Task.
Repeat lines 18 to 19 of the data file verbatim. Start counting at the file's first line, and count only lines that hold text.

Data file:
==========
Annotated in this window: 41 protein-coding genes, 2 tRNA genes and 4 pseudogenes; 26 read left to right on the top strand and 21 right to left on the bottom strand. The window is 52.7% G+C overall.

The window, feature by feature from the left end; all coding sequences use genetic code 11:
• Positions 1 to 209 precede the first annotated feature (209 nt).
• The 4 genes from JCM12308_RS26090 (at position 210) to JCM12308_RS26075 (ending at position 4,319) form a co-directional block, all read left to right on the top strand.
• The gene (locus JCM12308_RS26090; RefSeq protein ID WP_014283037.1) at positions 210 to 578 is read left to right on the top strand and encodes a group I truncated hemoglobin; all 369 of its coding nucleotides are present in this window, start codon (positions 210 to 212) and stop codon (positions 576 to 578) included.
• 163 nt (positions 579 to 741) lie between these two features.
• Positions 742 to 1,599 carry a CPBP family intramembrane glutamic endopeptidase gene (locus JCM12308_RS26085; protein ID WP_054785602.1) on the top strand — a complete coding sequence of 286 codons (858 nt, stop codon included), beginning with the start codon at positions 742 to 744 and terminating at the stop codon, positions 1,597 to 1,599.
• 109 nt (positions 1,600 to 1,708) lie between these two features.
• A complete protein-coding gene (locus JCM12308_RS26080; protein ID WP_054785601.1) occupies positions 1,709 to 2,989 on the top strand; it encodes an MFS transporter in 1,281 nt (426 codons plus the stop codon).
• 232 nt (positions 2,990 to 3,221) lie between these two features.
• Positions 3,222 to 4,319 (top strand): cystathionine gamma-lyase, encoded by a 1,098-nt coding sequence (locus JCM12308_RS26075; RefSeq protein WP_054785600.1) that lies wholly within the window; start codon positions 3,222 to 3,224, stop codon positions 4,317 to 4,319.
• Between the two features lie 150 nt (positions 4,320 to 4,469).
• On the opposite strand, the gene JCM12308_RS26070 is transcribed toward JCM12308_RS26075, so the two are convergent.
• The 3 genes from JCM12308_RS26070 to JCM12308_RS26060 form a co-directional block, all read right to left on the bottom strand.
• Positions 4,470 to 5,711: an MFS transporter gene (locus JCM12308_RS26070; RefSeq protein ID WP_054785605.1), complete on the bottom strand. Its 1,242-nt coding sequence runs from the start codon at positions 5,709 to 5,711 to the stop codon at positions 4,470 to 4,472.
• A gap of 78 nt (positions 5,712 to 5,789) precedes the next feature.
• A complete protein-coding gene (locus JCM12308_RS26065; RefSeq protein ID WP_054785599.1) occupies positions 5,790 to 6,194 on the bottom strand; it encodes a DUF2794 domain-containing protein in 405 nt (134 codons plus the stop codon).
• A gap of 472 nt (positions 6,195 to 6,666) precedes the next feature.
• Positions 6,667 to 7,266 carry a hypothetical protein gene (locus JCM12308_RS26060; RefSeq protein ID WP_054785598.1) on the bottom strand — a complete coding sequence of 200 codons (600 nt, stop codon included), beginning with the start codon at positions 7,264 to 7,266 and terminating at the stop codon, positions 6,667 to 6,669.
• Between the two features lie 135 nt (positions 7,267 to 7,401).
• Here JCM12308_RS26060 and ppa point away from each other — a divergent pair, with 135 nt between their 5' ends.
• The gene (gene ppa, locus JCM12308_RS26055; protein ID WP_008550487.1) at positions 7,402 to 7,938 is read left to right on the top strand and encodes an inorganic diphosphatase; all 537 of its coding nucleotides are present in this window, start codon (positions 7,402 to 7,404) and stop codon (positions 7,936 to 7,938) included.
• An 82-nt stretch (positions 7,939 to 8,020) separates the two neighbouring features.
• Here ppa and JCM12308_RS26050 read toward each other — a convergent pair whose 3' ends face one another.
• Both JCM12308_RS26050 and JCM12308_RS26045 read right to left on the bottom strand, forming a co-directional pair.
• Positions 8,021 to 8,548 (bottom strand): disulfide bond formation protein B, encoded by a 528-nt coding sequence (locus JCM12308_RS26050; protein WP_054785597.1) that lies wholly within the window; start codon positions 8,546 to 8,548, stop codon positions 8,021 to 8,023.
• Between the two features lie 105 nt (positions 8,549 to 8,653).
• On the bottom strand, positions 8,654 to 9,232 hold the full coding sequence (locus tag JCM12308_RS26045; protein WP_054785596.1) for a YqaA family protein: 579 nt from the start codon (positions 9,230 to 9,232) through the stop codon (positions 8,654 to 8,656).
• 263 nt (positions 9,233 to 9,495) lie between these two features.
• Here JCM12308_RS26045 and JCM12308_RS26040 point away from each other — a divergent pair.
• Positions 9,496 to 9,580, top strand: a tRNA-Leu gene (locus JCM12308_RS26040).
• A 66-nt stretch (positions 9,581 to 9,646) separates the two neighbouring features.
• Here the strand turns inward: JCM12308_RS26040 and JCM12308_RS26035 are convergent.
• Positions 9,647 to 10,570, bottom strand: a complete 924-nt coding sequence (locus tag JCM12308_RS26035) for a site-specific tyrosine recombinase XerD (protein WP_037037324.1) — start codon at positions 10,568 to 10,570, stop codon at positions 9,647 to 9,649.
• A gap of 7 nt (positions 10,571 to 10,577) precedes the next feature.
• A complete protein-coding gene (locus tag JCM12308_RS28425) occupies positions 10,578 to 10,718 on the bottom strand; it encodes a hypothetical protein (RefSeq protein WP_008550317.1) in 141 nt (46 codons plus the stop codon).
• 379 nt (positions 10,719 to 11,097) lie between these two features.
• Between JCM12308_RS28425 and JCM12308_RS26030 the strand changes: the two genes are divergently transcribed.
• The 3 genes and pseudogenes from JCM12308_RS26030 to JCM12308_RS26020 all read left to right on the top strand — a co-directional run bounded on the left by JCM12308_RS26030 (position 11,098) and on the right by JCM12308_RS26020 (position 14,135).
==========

• A gap of 472 nt (positions 6,195 to 6,666) precedes the next feature.
• Positions 6,667 to 7,266 carry a hypothetical protein gene (locus JCM12308_RS26060; RefSeq protein ID WP_054785598.1) on the bottom strand — a complete coding sequence of 200 codons (600 nt, stop codon included), beginning with the start codon at positions 7,264 to 7,266 and terminating at the stop codon, positions 6,667 to 6,669.